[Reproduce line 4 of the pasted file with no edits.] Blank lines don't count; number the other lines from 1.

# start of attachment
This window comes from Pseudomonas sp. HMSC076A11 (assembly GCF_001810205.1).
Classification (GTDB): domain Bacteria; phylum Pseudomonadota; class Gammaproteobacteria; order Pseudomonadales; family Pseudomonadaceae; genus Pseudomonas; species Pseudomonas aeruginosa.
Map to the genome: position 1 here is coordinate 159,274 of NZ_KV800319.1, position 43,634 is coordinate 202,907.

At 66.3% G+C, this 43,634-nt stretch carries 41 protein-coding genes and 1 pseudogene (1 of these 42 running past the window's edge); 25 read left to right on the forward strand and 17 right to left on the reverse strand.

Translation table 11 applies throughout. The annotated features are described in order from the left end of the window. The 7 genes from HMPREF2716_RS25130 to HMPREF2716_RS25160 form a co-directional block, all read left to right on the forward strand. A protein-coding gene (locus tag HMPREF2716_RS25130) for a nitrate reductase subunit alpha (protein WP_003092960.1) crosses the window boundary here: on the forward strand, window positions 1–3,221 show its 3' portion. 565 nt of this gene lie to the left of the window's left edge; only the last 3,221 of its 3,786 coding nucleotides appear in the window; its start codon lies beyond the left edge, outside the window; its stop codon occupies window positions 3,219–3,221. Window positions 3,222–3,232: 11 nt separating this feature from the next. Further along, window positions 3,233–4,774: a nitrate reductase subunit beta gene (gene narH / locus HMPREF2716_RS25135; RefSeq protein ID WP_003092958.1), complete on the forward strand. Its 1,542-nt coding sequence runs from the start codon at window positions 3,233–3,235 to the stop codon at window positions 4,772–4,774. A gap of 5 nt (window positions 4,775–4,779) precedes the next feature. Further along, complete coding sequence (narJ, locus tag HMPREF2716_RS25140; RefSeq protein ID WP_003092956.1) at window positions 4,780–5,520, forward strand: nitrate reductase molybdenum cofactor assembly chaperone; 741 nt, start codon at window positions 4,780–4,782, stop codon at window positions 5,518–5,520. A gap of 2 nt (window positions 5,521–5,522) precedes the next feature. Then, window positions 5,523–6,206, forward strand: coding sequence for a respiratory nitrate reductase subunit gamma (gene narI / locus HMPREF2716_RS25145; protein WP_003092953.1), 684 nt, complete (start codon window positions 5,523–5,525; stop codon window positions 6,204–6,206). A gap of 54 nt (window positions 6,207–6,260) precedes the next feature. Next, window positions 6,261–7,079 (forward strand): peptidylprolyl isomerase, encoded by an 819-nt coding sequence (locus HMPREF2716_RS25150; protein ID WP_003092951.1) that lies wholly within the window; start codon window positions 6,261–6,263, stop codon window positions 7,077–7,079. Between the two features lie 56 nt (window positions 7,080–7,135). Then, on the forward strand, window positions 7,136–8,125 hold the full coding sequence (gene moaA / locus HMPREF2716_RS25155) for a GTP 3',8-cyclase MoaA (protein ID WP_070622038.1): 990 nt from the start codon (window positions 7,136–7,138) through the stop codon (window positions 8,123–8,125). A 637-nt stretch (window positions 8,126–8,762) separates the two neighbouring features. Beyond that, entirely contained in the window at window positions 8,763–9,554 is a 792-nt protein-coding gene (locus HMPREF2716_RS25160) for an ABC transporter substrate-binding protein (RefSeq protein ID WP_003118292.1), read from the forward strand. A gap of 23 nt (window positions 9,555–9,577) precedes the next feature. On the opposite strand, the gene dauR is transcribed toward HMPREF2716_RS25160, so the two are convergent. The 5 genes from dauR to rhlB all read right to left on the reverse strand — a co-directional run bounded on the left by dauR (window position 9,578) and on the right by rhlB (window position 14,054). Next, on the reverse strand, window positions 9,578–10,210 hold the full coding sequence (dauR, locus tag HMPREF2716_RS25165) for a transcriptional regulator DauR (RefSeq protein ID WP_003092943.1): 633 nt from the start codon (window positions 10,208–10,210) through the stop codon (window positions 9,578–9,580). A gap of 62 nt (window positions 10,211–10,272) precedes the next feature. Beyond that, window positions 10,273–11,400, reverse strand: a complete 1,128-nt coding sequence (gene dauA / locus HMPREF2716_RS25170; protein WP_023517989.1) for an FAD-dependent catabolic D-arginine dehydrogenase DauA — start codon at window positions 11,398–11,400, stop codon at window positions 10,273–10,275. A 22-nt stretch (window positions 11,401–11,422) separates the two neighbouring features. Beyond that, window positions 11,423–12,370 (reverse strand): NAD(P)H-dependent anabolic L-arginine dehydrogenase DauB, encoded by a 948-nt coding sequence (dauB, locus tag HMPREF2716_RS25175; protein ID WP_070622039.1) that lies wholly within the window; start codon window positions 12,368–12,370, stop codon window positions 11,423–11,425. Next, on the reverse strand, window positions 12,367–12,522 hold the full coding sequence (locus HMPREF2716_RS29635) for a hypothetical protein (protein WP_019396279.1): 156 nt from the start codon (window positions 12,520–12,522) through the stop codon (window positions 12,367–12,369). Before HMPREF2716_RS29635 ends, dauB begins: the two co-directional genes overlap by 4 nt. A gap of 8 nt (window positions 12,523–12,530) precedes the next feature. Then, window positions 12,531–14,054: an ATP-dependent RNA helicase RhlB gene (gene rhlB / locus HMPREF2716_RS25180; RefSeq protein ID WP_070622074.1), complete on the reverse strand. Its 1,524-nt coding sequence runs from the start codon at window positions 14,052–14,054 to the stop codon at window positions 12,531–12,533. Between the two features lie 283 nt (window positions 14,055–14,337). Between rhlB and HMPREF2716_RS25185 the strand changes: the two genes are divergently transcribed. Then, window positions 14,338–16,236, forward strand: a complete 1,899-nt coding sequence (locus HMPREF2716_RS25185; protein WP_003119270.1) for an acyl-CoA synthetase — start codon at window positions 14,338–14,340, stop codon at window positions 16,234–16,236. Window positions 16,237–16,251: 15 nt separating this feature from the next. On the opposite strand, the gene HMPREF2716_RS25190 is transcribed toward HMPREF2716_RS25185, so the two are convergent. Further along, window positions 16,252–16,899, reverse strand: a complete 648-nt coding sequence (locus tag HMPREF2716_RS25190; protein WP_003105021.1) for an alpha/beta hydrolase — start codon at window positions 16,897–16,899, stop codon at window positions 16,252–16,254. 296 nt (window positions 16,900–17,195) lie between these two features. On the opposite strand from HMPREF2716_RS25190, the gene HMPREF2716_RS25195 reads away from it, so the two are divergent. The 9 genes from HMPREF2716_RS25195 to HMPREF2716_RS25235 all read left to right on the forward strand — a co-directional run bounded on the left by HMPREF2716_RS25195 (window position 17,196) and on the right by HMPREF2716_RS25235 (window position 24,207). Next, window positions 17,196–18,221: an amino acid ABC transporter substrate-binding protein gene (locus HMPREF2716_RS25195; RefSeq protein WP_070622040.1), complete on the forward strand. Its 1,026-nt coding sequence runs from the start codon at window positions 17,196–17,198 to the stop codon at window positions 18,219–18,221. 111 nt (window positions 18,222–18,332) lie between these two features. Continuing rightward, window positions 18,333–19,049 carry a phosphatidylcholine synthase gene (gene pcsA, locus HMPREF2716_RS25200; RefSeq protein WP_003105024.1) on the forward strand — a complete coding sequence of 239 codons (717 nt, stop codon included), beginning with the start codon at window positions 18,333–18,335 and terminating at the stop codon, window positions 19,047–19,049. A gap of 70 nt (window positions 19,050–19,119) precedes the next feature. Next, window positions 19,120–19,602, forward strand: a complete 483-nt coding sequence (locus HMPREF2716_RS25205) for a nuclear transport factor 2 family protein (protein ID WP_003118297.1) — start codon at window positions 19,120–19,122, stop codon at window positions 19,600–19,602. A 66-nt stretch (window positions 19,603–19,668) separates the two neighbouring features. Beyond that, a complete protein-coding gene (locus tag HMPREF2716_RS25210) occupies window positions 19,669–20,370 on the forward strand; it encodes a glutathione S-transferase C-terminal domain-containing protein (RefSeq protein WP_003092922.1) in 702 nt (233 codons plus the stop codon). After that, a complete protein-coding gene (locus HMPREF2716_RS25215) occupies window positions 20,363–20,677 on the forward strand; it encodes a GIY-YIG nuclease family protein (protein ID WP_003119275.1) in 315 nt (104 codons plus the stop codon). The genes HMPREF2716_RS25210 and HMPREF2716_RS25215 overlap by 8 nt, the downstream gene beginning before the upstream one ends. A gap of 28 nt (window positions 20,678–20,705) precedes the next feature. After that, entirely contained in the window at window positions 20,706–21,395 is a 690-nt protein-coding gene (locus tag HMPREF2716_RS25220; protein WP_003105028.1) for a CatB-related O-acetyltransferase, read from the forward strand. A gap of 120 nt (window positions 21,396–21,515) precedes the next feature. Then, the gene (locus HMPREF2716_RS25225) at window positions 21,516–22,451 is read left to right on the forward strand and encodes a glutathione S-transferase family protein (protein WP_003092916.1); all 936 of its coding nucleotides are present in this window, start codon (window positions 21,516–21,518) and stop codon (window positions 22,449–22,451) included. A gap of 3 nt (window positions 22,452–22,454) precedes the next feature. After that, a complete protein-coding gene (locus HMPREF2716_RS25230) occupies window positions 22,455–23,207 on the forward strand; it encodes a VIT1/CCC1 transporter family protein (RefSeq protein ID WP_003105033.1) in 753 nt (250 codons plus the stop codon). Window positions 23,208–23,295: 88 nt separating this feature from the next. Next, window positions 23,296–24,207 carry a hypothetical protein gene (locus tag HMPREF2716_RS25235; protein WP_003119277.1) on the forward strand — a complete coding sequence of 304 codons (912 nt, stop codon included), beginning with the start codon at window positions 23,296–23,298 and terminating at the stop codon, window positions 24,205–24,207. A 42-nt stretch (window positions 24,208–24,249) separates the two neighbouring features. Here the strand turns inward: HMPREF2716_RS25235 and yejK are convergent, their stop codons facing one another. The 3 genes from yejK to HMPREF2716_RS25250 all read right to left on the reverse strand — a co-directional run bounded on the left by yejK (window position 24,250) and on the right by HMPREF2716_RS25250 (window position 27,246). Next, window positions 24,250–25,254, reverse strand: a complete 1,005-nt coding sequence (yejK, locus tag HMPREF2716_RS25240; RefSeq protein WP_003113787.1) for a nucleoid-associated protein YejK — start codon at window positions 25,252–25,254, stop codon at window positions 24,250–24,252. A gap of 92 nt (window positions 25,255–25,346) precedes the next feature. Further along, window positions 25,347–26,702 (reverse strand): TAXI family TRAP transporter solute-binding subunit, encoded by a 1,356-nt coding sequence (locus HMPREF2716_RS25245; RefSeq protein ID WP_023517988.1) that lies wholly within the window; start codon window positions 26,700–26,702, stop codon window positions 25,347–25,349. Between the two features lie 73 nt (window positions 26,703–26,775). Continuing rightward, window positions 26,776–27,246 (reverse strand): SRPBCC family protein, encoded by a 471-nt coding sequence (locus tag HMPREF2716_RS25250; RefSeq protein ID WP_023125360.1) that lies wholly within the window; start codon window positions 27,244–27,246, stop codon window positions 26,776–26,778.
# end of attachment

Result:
At 66.3% G+C, this 43,634-nt stretch carries 41 protein-coding genes and 1 pseudogene (1 of these 42 running past the window's edge); 25 read left to right on the forward strand and 17 right to left on the reverse strand.